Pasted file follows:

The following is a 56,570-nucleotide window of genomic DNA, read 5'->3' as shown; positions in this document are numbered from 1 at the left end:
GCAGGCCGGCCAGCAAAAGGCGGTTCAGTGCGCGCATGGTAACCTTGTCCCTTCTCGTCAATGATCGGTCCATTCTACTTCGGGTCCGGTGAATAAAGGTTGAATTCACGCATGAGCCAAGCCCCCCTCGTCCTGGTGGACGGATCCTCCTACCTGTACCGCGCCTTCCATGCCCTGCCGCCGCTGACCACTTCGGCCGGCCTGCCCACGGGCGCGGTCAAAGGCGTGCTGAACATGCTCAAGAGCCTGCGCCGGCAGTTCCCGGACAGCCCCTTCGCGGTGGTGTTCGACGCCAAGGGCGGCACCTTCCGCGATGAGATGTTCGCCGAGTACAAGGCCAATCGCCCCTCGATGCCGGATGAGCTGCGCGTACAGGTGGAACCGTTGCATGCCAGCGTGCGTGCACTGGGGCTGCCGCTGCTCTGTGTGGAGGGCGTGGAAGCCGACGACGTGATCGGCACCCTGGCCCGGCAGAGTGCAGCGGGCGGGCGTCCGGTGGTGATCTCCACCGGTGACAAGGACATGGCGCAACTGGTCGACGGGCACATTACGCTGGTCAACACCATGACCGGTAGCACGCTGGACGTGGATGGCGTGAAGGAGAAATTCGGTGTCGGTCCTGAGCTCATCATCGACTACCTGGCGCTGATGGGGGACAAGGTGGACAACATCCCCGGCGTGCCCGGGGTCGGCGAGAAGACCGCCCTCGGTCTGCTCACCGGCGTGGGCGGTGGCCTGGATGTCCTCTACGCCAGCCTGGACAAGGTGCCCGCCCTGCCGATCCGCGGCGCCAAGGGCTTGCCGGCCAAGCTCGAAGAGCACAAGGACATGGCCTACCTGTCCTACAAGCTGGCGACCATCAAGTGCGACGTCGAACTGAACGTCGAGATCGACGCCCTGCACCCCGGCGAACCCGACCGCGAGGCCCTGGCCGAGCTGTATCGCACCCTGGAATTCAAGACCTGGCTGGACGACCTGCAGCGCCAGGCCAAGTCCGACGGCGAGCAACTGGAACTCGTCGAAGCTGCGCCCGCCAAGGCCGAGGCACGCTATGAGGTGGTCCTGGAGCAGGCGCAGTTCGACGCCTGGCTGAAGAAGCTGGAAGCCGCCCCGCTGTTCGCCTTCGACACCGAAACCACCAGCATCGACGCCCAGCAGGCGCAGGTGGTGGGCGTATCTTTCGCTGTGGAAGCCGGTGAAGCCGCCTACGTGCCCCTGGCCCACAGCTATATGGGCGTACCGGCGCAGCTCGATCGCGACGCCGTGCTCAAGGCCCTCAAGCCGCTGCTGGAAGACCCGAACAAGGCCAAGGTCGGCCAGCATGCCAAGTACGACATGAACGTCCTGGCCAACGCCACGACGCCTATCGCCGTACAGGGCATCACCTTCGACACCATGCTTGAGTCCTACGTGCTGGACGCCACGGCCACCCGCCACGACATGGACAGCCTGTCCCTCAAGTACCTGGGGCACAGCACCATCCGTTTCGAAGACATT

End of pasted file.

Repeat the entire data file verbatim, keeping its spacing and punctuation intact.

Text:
The following is a 56,570-nucleotide window of genomic DNA, read 5'->3' as shown; positions in this document are numbered from 1 at the left end:
GCAGGCCGGCCAGCAAAAGGCGGTTCAGTGCGCGCATGGTAACCTTGTCCCTTCTCGTCAATGATCGGTCCATTCTACTTCGGGTCCGGTGAATAAAGGTTGAATTCACGCATGAGCCAAGCCCCCCTCGTCCTGGTGGACGGATCCTCCTACCTGTACCGCGCCTTCCATGCCCTGCCGCCGCTGACCACTTCGGCCGGCCTGCCCACGGGCGCGGTCAAAGGCGTGCTGAACATGCTCAAGAGCCTGCGCCGGCAGTTCCCGGACAGCCCCTTCGCGGTGGTGTTCGACGCCAAGGGCGGCACCTTCCGCGATGAGATGTTCGCCGAGTACAAGGCCAATCGCCCCTCGATGCCGGATGAGCTGCGCGTACAGGTGGAACCGTTGCATGCCAGCGTGCGTGCACTGGGGCTGCCGCTGCTCTGTGTGGAGGGCGTGGAAGCCGACGACGTGATCGGCACCCTGGCCCGGCAGAGTGCAGCGGGCGGGCGTCCGGTGGTGATCTCCACCGGTGACAAGGACATGGCGCAACTGGTCGACGGGCACATTACGCTGGTCAACACCATGACCGGTAGCACGCTGGACGTGGATGGCGTGAAGGAGAAATTCGGTGTCGGTCCTGAGCTCATCATCGACTACCTGGCGCTGATGGGGGACAAGGTGGACAACATCCCCGGCGTGCCCGGGGTCGGCGAGAAGACCGCCCTCGGTCTGCTCACCGGCGTGGGCGGTGGCCTGGATGTCCTCTACGCCAGCCTGGACAAGGTGCCCGCCCTGCCGATCCGCGGCGCCAAGGGCTTGCCGGCCAAGCTCGAAGAGCACAAGGACATGGCCTACCTGTCCTACAAGCTGGCGACCATCAAGTGCGACGTCGAACTGAACGTCGAGATCGACGCCCTGCACCCCGGCGAACCCGACCGCGAGGCCCTGGCCGAGCTGTATCGCACCCTGGAATTCAAGACCTGGCTGGACGACCTGCAGCGCCAGGCCAAGTCCGACGGCGAGCAACTGGAACTCGTCGAAGCTGCGCCCGCCAAGGCCGAGGCACGCTATGAGGTGGTCCTGGAGCAGGCGCAGTTCGACGCCTGGCTGAAGAAGCTGGAAGCCGCCCCGCTGTTCGCCTTCGACACCGAAACCACCAGCATCGACGCCCAGCAGGCGCAGGTGGTGGGCGTATCTTTCGCTGTGGAAGCCGGTGAAGCCGCCTACGTGCCCCTGGCCCACAGCTATATGGGCGTACCGGCGCAGCTCGATCGCGACGCCGTGCTCAAGGCCCTCAAGCCGCTGCTGGAAGACCCGAACAAGGCCAAGGTCGGCCAGCATGCCAAGTACGACATGAACGTCCTGGCCAACGCCACGACGCCTATCGCCGTACAGGGCATCACCTTCGACACCATGCTTGAGTCCTACGTGCTGGACGCCACGGCCACCCGCCACGACATGGACAGCCTGTCCCTCAAGTACCTGGGGCACAGCACCATCCGTTTCGAAGACATT